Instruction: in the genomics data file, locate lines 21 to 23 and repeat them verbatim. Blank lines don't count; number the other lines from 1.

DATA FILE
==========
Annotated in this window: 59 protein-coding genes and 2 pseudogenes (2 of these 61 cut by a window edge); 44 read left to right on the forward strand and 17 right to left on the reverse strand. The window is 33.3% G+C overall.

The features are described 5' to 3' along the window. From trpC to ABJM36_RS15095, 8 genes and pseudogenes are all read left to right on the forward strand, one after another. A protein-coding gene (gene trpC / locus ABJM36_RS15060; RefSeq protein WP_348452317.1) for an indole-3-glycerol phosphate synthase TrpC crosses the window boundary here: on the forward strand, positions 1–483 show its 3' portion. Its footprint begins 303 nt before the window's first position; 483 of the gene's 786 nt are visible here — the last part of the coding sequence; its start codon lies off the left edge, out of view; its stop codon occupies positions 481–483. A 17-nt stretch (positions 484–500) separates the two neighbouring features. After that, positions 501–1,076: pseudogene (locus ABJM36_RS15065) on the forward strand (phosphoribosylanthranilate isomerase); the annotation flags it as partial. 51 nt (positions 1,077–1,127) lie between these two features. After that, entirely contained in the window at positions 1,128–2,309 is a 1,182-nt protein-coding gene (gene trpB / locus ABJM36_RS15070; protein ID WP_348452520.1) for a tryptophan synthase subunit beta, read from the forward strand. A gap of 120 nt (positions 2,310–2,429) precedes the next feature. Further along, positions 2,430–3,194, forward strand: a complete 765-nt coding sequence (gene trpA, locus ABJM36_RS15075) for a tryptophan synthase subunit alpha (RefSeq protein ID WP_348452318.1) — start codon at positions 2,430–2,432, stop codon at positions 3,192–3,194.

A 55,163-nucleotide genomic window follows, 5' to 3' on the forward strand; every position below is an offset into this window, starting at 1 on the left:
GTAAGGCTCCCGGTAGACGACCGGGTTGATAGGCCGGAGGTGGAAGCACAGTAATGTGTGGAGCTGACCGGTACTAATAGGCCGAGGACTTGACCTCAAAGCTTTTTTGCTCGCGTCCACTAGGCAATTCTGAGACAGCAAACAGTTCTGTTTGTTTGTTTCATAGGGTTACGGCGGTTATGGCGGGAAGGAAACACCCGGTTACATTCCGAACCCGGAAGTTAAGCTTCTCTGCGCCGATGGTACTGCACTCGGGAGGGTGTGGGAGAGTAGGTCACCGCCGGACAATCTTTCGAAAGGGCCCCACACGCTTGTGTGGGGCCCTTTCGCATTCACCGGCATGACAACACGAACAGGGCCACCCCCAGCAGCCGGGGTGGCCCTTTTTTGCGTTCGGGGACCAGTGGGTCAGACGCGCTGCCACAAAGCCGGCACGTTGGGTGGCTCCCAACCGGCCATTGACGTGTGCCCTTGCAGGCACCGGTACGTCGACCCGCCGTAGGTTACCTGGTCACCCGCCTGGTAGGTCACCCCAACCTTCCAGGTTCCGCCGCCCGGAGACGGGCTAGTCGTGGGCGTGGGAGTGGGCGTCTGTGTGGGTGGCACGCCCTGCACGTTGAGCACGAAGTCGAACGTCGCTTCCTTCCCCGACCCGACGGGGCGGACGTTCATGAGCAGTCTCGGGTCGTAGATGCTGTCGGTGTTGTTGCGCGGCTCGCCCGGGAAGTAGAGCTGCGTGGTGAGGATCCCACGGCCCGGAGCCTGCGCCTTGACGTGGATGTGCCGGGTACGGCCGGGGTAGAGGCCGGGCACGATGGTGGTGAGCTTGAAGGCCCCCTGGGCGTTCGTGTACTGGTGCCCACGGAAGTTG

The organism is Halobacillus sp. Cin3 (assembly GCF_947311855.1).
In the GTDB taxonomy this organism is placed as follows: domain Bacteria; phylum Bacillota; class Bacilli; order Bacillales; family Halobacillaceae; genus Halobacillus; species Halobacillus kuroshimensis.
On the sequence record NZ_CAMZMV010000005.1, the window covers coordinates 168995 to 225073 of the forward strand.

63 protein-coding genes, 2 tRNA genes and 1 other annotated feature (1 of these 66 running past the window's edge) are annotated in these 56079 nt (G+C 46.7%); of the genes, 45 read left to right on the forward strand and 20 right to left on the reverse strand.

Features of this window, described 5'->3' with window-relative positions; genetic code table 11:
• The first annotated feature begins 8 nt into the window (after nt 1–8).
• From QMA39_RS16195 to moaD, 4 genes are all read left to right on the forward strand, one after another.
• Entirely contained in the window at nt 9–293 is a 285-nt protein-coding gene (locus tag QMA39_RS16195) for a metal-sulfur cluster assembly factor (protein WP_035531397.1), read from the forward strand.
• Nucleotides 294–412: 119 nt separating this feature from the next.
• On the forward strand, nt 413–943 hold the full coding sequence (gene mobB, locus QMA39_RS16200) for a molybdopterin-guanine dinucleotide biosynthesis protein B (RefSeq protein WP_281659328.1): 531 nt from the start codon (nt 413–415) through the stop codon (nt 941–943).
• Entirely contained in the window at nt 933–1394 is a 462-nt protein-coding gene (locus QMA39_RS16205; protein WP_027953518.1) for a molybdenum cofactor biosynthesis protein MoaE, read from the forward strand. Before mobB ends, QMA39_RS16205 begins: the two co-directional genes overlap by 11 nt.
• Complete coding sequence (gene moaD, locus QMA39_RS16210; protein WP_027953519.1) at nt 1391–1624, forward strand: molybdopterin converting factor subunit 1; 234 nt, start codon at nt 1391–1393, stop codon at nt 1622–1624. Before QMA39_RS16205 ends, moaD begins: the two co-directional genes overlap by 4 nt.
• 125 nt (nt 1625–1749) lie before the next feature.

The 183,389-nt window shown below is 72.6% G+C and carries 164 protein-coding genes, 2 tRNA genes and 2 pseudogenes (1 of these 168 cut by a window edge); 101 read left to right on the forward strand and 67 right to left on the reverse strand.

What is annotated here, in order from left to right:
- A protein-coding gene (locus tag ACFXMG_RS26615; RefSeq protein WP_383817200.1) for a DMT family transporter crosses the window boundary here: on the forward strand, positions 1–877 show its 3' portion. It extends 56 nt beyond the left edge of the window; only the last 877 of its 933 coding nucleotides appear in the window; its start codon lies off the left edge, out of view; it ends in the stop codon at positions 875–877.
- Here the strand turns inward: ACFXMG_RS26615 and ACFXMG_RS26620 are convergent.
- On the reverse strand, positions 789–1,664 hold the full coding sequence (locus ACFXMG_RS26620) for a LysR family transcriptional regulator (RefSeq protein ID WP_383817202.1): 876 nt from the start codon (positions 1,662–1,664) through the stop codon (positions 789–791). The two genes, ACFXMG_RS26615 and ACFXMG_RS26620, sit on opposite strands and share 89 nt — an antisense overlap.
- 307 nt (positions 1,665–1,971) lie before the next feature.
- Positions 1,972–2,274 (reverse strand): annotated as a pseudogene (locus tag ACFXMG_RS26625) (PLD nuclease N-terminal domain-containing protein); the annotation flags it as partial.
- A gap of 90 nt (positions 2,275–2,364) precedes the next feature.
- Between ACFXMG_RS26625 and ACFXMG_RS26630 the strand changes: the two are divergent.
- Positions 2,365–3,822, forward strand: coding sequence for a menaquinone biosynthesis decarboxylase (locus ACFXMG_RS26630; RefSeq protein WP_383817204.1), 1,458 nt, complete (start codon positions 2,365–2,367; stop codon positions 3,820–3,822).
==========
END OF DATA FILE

- Here the strand turns inward: ACFXMG_RS26615 and ACFXMG_RS26620 are convergent.
- On the reverse strand, positions 789–1,664 hold the full coding sequence (locus ACFXMG_RS26620) for a LysR family transcriptional regulator (RefSeq protein ID WP_383817202.1): 876 nt from the start codon (positions 1,662–1,664) through the stop codon (positions 789–791). The two genes, ACFXMG_RS26615 and ACFXMG_RS26620, sit on opposite strands and share 89 nt — an antisense overlap.
- 307 nt (positions 1,665–1,971) lie before the next feature.